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Working in Germany

Your Guide on Jobs and Finding Work in Germany

Working in Germany is a great way to advance your career while enjoying the benefits of Germany’s high standard of living. The salaries are high and the booming IT and financial sectors offer opportunities for many skilled professionals. However, finding a job here without knowing at least conversational German might be tricky.

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As Europe’s largest economy, Germany is an ideal location for expats to start a new life. The German job market offers diverse opportunities. The minimum wage exceeds 9 EUR per hour (over 10 USD per hour) and the average salary across different professions is about 1,600 EUR (about 1,800 USD) per month. We go over some of the main job opportunities in the country and give you interview and resume tips to help you get one.

Perhaps one of the biggest drawbacks to working in Germany is the bureaucratic red tape. Expats will need to submit a plethora of documents to apply for a visa, and they must repeat the same steps for any dependents that accompany them.

Visas can be limited or unlimited and are often dictated by the type of job you have. The same goes for self-employed expats wanting to work in Germany: while the job opportunities within the country may be attractive, the process to legally be allowed to work can be tough.

Despite this, one of the benefits of bureaucracy here is the social security system, which covers all workers, and means you will be taken care of during periods of ill health. Working days in Germany tend to cover five days a week, and we will go into more detail about working life and how to find a job in Germany in this article.

How to get a Job in Germany

If you are wondering how to get a job in Germany as a foreigner, it isn’t an impossible dream and we will share all the information you need in this section of our guide. We tell you the industries where there are more opportunities for expats and give you German CV and cover letter tips in this sub-section.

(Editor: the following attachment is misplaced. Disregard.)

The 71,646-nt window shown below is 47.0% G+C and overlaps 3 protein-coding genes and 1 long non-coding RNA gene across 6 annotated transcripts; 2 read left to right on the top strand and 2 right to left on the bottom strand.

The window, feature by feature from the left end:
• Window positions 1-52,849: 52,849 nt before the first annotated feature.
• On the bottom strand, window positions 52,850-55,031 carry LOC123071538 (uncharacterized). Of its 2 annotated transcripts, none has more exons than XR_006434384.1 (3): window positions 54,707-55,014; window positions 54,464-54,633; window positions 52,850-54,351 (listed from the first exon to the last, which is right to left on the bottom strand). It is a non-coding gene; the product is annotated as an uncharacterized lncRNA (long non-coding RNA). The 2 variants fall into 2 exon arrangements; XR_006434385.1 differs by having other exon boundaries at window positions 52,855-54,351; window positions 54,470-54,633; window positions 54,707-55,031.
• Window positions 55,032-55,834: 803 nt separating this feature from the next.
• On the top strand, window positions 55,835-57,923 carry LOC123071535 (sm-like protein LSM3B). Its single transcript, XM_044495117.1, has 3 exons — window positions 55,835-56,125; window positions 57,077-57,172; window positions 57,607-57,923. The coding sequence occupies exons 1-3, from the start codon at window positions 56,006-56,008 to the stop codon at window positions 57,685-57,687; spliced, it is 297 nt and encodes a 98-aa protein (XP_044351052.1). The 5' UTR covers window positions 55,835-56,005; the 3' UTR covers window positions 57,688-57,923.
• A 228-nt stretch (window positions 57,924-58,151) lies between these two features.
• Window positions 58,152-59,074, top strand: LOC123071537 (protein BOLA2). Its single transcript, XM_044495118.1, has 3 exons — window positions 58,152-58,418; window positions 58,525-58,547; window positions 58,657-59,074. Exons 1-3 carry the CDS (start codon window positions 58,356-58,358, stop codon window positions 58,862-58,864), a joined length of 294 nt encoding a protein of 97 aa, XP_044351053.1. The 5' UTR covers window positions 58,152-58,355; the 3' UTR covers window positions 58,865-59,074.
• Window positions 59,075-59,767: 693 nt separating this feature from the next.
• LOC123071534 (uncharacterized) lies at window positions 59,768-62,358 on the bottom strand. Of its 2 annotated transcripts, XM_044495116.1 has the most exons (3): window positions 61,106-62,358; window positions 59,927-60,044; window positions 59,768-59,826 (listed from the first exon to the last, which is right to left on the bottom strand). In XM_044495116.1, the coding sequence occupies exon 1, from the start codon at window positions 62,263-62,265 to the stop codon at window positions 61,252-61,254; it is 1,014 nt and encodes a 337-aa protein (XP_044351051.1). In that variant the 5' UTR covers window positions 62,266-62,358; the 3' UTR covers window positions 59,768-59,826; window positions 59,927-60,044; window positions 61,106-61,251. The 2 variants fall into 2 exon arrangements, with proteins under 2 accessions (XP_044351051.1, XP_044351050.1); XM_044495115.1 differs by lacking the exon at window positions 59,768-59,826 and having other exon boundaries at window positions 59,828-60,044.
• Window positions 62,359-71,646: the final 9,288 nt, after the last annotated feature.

How to Apply for a Job in Germany

When it comes to writing job applications, your job history is just one of many important aspects. Make sure to pay attention to details, such as layout, font type, and spacing. You can hire a consultant to design and write your job application for you if you are not totally confident.

If you are not sure how to design your CV, base your application on one of the available German CV templates online. You can also find some information on the differences between resumes in English and German in episode 64 of the podcast, English with Kirsty.

One of the best ways to get a job in Germany as a foreigner is to use some of the popular career websites. These are some of the best-known examples:

  • Xing
  • Glassdoor
  • Berlin Startup Jobs
  • LinkedIn
  • Indeed

Networking Tips

Use websites like LinkedIn, Xing, and InterNations to find jobs and get to know people in your industry.

Moreover, take note of the following networking tips:

  • Germans tend to keep business professional, even if there is a social element to networking events. Be warm and polite, but do not make people feel uncomfortable with overly personal questions or behavior.
  • If you meet people who share your professional interests, you could arrange to meet again later over coffee. This is a good way to get to know someone gradually.
  • Although some German people may be reserved, they can be straight to the point with their opinions and expressing feelings. Be patient and prepare for this.
  • Discuss your work-related interests, education, and ambitions to find some common ground with people you meet at networking events.

Germany-Style CV

As with virtually any job in any country, luck plays a part in deciding if you get the position or not. There are a few things that make the German job application process a little different to that of most other developed countries.

Translating Your CV

You might read in various places that you should have your CV translated into German. This might suggest to prospective employers you will be able to take your interview in German too, so unless you are actually fluent in German it is better to stick to English. Remember to take care over your spelling and punctuation as Germans can be quite particular about accuracy.